The “Putin wing” of the Republican Party is gaining traction in the House, endangering the $40 billion in aid the Biden administration has requested for Ukraine. The Senate intends to tie the aid to a continuing resolution to keep the government open after funding runs out on Oct. 1, but the malfunctioning House is making it unlikely that will happen.
The arguments made by those Putin Republicans—who are, not coincidentally, also Trump Republicans—are based on lies, like most of what the modern-day GOP advocates. One of those arguments is being parroted by Missouri’s Josh Hawley, one of just a few Senate Republicans who is standing with Russia against Ukraine. He argues that helping Ukraine hampers the U.S.’s ability to combat China.
“I just I think they’ve not come to grips with the fact that China is truly a pure competitor to us,” Hawley told the Kansas City Star, referring to the Biden administration and Ukraine-backers in Congress. “They are not like anything we’ve seen since the fall of the Soviet Union. And, really, they’re not even like the Soviet Union in the last 20 years that it existed. I mean, their economy is bigger, their military is bigger, their growth potential is greater.”
That China straw man was debunked by Senate Minority Leader Mitch McConnell, one of the staunchest defenders of Ukraine in the GOP, if not the Senate. “[T]he patina of hawkishness on China is too often just a mask for isolationism,” McConnell said on the floor this week. “If critics of U.S. support for Ukraine disparage the principle that we should oppose adversaries who invade and destroy western-aligned neighbors, how credible is their commitment to defend Taiwan or other vulnerable allies?”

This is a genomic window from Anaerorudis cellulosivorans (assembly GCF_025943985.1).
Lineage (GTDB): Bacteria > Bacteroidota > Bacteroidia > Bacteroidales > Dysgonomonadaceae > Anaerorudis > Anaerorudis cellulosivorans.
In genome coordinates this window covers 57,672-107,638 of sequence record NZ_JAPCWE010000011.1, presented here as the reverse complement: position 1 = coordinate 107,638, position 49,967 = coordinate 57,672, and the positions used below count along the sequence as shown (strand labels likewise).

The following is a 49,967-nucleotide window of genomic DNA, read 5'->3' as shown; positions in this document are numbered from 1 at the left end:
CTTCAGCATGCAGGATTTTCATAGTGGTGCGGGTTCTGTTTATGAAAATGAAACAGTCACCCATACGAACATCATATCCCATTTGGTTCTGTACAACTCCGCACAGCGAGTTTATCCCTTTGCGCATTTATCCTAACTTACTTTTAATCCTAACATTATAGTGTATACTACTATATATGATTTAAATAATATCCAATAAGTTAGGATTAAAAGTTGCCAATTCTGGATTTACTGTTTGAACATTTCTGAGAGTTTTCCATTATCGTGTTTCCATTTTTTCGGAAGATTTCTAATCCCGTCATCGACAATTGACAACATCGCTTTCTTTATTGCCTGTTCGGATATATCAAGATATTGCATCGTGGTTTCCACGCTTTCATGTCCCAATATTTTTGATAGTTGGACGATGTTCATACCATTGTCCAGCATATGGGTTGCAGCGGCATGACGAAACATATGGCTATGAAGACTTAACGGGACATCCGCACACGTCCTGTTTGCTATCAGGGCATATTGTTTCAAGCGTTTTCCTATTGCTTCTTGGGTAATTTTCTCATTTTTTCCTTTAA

“America’s two most powerful adversaries have struck up a ‘friendship without limits’. If we fail to help Ukraine stop Russia in its tracks, there is every reason to believe Russia and China will both be emboldened,” McConnell continued. “Our closest allies and partners in Asia … understand this fundamental reality. … If the United States proves we cannot be trusted to back our allies in Europe, why on Earth should our allies in Asia expect different treatment in the face of Chinese aggression?”
Another argument from the “America First” Putinists is that aid to Ukraine is taking U.S. taxpayer’s money away from Americans. That’s the constant refrain from Georgia Republican Rep. Marjorie Taylor Greene. “Ukraine is not the 51st state of the United States,” she said this spring. “We’re $31 trillion in debt. We’re not defending our own border. We’re ignoring our own people’s problems.”
That’s an argument that Republicans say resonates with their voters, who are indeed turning against sustaining Ukraine aid. That’s even while Republicans—particularly in the House—are hellbent on trashing the economy, flirting with a debt limit default and government shutdowns. Republican lawmakers are telling their constituents that the Biden administration has chosen Ukraine over them, even while they are trying to force draconian domestic spending cuts that will impose real economic hurt on working families.
The far-right Republicans are also pushing the argument that Ukraine is becoming a “forever war,” like the war in Afghanistan. Rep. Brian Mast of Florida is one of them. “I can support something, but I can’t support nothing. That’s how you get what happened in Afghanistan,” said Mast, who served in that war, and lost both of his legs. There are no U.S, military personnel on the ground in Ukraine, which is just one big difference.
The administration is responding to criticisms from the Putinist Republicans and trying to shore up support. That includes a newly appointed Pentagon team that will monitor and oversee how U.S. aid is being directed in Ukraine. The inspector general for the Pentagon and State Department and US AID briefed GOP senators this week, at McConnell’s request, on current oversight efforts.
Ukrainian President Volodomyr Zelenskyy will be part of the lobbying effort to shore up support for this aid package. He will come to Washington next week to personally meet with President Biden and members of Congress.
Beyond the immediate effort to pass this package, Biden, Democrats, and the non-Putin Republicans in Congress need to develop a counterargument to what the isolationist, far-right faction is spouting. The American people must be convinced that fighting authoritarianism is essential, and that this fight is much bigger than just Ukraine.
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